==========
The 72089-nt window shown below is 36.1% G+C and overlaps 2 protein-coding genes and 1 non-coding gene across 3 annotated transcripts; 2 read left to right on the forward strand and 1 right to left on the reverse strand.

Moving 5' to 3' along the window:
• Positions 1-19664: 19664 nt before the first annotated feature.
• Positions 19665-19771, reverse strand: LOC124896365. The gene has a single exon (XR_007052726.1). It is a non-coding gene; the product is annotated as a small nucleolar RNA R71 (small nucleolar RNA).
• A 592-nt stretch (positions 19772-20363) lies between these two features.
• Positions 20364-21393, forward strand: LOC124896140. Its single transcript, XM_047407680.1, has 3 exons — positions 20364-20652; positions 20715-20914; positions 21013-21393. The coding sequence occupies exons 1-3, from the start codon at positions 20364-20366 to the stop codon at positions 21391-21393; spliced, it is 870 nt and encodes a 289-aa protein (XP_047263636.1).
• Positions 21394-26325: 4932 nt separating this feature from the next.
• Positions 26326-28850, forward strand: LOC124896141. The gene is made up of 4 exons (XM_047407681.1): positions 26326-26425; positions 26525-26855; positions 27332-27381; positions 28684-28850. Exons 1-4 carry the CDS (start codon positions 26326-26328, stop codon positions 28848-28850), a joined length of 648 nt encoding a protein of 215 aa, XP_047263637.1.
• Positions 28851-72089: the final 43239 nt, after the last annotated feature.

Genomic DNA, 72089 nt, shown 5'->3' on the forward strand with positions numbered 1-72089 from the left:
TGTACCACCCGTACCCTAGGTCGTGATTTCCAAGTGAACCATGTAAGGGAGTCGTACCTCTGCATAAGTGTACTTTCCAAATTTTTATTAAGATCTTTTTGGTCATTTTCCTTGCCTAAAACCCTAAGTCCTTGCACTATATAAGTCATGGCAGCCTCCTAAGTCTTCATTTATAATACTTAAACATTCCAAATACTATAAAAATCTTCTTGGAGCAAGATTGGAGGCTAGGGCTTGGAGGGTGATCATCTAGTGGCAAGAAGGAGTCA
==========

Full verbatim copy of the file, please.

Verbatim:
The 72089-nt window shown below is 36.1% G+C and overlaps 2 protein-coding genes and 1 non-coding gene across 3 annotated transcripts; 2 read left to right on the forward strand and 1 right to left on the reverse strand.

Moving 5' to 3' along the window:
• Positions 1-19664: 19664 nt before the first annotated feature.
• Positions 19665-19771, reverse strand: LOC124896365. The gene has a single exon (XR_007052726.1). It is a non-coding gene; the product is annotated as a small nucleolar RNA R71 (small nucleolar RNA).
• A 592-nt stretch (positions 19772-20363) lies between these two features.
• Positions 20364-21393, forward strand: LOC124896140. Its single transcript, XM_047407680.1, has 3 exons — positions 20364-20652; positions 20715-20914; positions 21013-21393. The coding sequence occupies exons 1-3, from the start codon at positions 20364-20366 to the stop codon at positions 21391-21393; spliced, it is 870 nt and encodes a 289-aa protein (XP_047263636.1).
• Positions 21394-26325: 4932 nt separating this feature from the next.
• Positions 26326-28850, forward strand: LOC124896141. The gene is made up of 4 exons (XM_047407681.1): positions 26326-26425; positions 26525-26855; positions 27332-27381; positions 28684-28850. Exons 1-4 carry the CDS (start codon positions 26326-26328, stop codon positions 28848-28850), a joined length of 648 nt encoding a protein of 215 aa, XP_047263637.1.
• Positions 28851-72089: the final 43239 nt, after the last annotated feature.

Genomic DNA, 72089 nt, shown 5'->3' on the forward strand with positions numbered 1-72089 from the left:
TGTACCACCCGTACCCTAGGTCGTGATTTCCAAGTGAACCATGTAAGGGAGTCGTACCTCTGCATAAGTGTACTTTCCAAATTTTTATTAAGATCTTTTTGGTCATTTTCCTTGCCTAAAACCCTAAGTCCTTGCACTATATAAGTCATGGCAGCCTCCTAAGTCTTCATTTATAATACTTAAACATTCCAAATACTATAAAAATCTTCTTGGAGCAAGATTGGAGGCTAGGGCTTGGAGGGTGATCATCTAGTGGCAAGAAGGAGTCA